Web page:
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Monday, February 26

February CAS Meeting

Our February meeting is tomorrow evening (Tuesday 27th February), starting at 7.30pm at St Joseph's church hall in Cockermouth.

This month the main subject will be Galaxies. We'll be having a look at the various types of galaxies, how they form, and how you can see them yourself.

We will also follow up on our observing targets from last month, so if you have any pictures please bring them along.

And of course we will have a summary of the month's space news, and details of the upcoming lunar eclipse on 3rd March.


Thursday, February 22

A Lunar Eclipse and Two Occultations

The Moon is set to make a few close encounters over the next few days.

On Saturday evening 3rd March it meets the Earth's shadow to produce a Total Lunar Eclipse. If it is clear the plan is to meet up in the Memorial Gardens Cockermouth to observe it from 9:30pm when the Moon will start to dim visibly. Total Eclipse is from about 10:45pm to midnight.

But before that, tomorrow evening Friday 23rd February the Moon encounters the Pleiades (The Seven Sisters or Subaru in Japanese), occulting (passing in front of) part of the cluster starting from about 10:30pm for the next couple of hours. The moon is 1st quarter so it should be good fun seeing the stars wink out as they encounter the unlit part of the Moon. This is a screen shot from Starry Night. Don't expect to see the Pleiades like this though! If you take any pictures, don't forget to bring them along to the meeting on Tuesday.

Then in the early hours of the morning on Friday 2nd March, the Moon makes a close encounter with Saturn. In fact depending on your exact location, you may see part of the planet hidden in what is known as a grazing occultation. This shows what Starry night predicts from Cockermouth at 02:41am. Grazing occultations of stars can be used to map the contours of the Moon as the star winks in and out between the hills and valleys.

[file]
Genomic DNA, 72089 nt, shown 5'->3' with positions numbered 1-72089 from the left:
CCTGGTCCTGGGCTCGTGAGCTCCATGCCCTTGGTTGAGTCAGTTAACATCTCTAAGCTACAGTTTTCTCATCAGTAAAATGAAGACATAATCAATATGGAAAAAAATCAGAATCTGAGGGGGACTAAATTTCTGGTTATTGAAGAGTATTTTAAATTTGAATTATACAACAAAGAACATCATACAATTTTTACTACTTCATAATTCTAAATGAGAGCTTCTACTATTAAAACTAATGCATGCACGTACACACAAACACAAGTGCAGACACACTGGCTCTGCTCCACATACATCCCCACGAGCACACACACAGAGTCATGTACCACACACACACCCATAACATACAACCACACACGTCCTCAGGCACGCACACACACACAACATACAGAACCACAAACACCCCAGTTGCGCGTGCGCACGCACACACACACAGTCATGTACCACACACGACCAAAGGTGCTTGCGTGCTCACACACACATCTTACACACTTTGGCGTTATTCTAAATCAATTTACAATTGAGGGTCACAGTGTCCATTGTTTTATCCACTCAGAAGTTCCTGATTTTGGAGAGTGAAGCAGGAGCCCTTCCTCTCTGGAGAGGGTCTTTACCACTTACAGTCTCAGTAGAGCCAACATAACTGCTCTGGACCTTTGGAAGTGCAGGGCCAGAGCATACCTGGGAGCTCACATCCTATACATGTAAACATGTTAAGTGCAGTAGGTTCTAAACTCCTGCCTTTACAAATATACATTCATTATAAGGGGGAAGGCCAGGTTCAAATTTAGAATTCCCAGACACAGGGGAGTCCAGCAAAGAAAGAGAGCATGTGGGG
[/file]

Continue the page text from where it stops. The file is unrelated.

Wednesday, February 14

Mira heading for record brightness?

For much of the time, viewing Mira (Omicron Ceti) needs the help of telescope or binoculars so how come it has been given the honour of a proper name? Well the answer is seen every 11 months when Mira rises from obscurity to an easy naked eye magnitude 3 or occasionally, as is happening right now, to an unmissable magnitude 2.

Visible in the south west just after it gets dark, Maurice Gavin took this snapshot the other evening. Why not try the same and then put a note in the diary to do the same one evening in October.

See what Jim Kaler has to say about Mira and if you want to find out more about variable stars, the SPA , BAA and AAVSO all have information about variable star observing and how you can get started, or catch up with me at the next CAS meeting

Observing Evening

Don't forget that this weekend is our February observing event. We will meet on Friday night if it's clear, and try again on Saturday if it's not.

This month we will concentrate on our observing targets, M65 and M66 in Leo, Saturn and Titan, and the beehive cluster (M44).

Fingers crossed for some clear skies.


Monday, February 12

Hiking maps of Mars

ESA have just released some reworked images from Mars Express shown as "hiking maps". That means they at recognisable scales and include the contour lines familiar to us on our trusty Ordance Survey maps.

The maps and full story are available on the ESA Website. I've had a good look but I can't see any pubs yet !

Thursday, February 8

Hubble's replacement one step closer

Engineers have completed the 18 hexagonal mirror elements for NASA's James Webb telescope, the replacement for HST. Together the mirror segments will form a 6.6m diameter mirror, much larger than Hubble's single 2.4m mirror. More details at this BBC News story.

Tuesday, February 6

Reporting Meteor Fireballs

There were sightings of a fireball at 8:30pm on 3rd Feb from as far South as Truro in Cornwall and (exluding this latest report above from Cockermouth which may possibly have been the same event) as far north as North wales.